So that’s the second thing that’ll advance, I think, is user behaviour and willingness to experiment and trust. The third thing that needs to happen is that we need to be able to discover the capabilities that these assistants have to offer. I don’t know whether there is a taxi service in London that I can book on Alexa right now. And there’s no way of me knowing that. It’s very difficult to discover what the capabilities are. And so what I really like is what Samsung Bixby are doing.
So with Bixby they’re saying that, if someone wants a taxi, Bixby are just opening up the entire ecosystem to everyone, so that I don’t need to say, book an Uber, or book a Lyft, or book an Addison Lee, I just say, book a taxi. They will choose the most appropriate one, the best-performing one, the one that is in the best position to meet my needs at that time. And even with Samsung Bixby, they are allowing third-party brands or developers to create stuff that can replace some of the first-party functionality. So if you ask Alexa the weather, Alexa has first-party functionality that will read you the weather.
If you ask Bixby the weather, and BigSky has a capsule that’s better than the built-in native Bixby one, then BigSky will be used. And so they have a much more open approach to it all, which I think is really, really exciting to see. The last thing I think we’re going to see is people breaking away from these voice assistants. These voice assistants and smart speakers like Amazon Alexa, Google Assistant, the smart speakers that we have in our homes, they’re just training wheels. They’re training wheels to get confident and comfortable talking to our technology in the comfort of our own kitchen or living room.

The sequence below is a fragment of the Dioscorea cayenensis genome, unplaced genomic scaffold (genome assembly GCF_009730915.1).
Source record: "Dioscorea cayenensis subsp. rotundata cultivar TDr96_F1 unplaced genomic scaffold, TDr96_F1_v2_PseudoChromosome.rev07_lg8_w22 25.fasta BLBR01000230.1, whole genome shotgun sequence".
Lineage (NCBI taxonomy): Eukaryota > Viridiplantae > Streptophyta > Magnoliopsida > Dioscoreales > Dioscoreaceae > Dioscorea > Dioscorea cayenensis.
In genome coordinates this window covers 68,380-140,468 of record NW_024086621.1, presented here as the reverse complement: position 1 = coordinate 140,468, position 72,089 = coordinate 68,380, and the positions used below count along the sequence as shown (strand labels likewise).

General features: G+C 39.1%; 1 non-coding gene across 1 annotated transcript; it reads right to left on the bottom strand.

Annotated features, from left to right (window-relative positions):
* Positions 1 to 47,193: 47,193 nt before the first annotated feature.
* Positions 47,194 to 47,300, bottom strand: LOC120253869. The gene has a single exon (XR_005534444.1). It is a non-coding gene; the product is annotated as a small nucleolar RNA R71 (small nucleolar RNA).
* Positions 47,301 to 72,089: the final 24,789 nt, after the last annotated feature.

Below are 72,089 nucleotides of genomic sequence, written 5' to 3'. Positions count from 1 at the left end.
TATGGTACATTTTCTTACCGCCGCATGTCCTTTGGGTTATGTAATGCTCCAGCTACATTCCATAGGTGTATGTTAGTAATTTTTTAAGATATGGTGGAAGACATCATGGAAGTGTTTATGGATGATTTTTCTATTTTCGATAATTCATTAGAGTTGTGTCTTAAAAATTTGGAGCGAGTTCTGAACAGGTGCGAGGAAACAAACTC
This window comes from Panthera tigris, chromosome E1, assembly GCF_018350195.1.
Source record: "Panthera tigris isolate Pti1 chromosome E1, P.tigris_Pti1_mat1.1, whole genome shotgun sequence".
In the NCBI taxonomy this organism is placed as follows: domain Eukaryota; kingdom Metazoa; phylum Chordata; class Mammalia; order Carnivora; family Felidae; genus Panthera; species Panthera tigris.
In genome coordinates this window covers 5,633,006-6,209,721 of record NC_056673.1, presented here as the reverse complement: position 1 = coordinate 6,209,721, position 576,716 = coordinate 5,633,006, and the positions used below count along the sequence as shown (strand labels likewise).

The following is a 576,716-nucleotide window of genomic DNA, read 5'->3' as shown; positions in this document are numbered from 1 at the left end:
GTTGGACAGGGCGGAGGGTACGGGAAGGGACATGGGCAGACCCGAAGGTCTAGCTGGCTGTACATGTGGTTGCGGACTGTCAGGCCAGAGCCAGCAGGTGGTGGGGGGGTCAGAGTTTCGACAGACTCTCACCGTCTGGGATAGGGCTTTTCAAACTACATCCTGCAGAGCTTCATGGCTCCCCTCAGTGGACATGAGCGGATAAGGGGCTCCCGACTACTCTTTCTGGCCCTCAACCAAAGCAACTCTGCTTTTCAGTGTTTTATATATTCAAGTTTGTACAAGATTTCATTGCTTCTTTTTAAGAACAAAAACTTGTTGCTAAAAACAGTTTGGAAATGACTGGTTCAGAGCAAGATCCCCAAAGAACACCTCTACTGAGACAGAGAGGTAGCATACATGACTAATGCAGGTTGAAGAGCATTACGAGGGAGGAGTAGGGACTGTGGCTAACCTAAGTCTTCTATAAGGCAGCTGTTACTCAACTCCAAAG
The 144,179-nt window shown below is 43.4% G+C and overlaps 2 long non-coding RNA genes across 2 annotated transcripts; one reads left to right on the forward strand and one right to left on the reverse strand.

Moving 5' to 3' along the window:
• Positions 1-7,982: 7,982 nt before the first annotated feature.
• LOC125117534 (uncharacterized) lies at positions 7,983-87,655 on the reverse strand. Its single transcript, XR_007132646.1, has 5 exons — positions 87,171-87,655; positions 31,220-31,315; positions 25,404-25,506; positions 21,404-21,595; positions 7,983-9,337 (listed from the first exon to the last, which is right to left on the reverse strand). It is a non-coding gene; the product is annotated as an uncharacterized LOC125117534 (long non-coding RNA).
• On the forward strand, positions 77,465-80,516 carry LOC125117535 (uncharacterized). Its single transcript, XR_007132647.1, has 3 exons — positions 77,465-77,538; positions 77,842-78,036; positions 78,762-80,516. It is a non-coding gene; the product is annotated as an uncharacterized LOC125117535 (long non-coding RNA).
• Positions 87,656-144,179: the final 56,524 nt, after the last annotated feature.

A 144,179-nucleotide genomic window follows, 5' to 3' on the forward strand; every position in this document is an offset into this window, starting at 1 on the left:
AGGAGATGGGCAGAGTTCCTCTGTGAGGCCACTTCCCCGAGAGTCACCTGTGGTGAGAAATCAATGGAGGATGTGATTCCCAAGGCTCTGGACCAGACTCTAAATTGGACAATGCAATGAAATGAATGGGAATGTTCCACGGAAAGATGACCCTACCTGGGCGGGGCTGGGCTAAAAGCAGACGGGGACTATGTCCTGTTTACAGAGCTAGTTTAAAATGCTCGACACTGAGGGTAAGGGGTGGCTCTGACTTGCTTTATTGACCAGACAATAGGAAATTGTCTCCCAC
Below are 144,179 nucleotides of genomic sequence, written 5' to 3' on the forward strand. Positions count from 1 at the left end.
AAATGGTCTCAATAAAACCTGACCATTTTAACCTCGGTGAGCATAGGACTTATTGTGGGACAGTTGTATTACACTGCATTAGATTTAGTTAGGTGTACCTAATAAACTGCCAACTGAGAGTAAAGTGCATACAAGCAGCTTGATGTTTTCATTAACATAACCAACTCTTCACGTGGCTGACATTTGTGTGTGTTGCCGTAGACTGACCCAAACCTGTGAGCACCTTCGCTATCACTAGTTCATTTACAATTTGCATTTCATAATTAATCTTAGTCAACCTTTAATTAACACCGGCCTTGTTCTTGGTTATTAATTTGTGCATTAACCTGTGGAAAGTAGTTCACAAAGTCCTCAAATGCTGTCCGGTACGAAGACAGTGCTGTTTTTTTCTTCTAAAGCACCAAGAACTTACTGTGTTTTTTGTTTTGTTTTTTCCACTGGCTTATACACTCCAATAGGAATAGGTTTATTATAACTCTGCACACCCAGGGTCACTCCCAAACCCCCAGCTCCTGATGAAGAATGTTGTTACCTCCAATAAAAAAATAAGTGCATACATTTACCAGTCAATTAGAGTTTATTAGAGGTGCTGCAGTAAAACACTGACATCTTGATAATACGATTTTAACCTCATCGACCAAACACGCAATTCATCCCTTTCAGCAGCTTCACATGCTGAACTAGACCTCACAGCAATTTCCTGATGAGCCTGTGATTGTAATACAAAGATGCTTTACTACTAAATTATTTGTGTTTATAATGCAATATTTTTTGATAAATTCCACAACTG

But what will happen is, all of a sudden, we’re going to see voice assistants or voice interfaces on train ticket machines. We’re going to see them in reception counters. We’re going to see them absolutely everywhere. And by that point, we’ll be used to them. We’ll know how to use them. We’ll be comfortable using them. And so as access increases, not just to digital assistants but to voice interfaces, and user behaviour changes- and we get more confident- we’re going to start to see ubiquitous voice everywhere. That’s my dream anyway.

Our experts, Nicky Birch from the BBC and Kane Simms from VUX World, tell us what they are excited to see in the future.

You will hear their insights on how voice technologies are developing, both on an industry level and in terms of changes in user behaviour.

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Introduction to Conversational Interfaces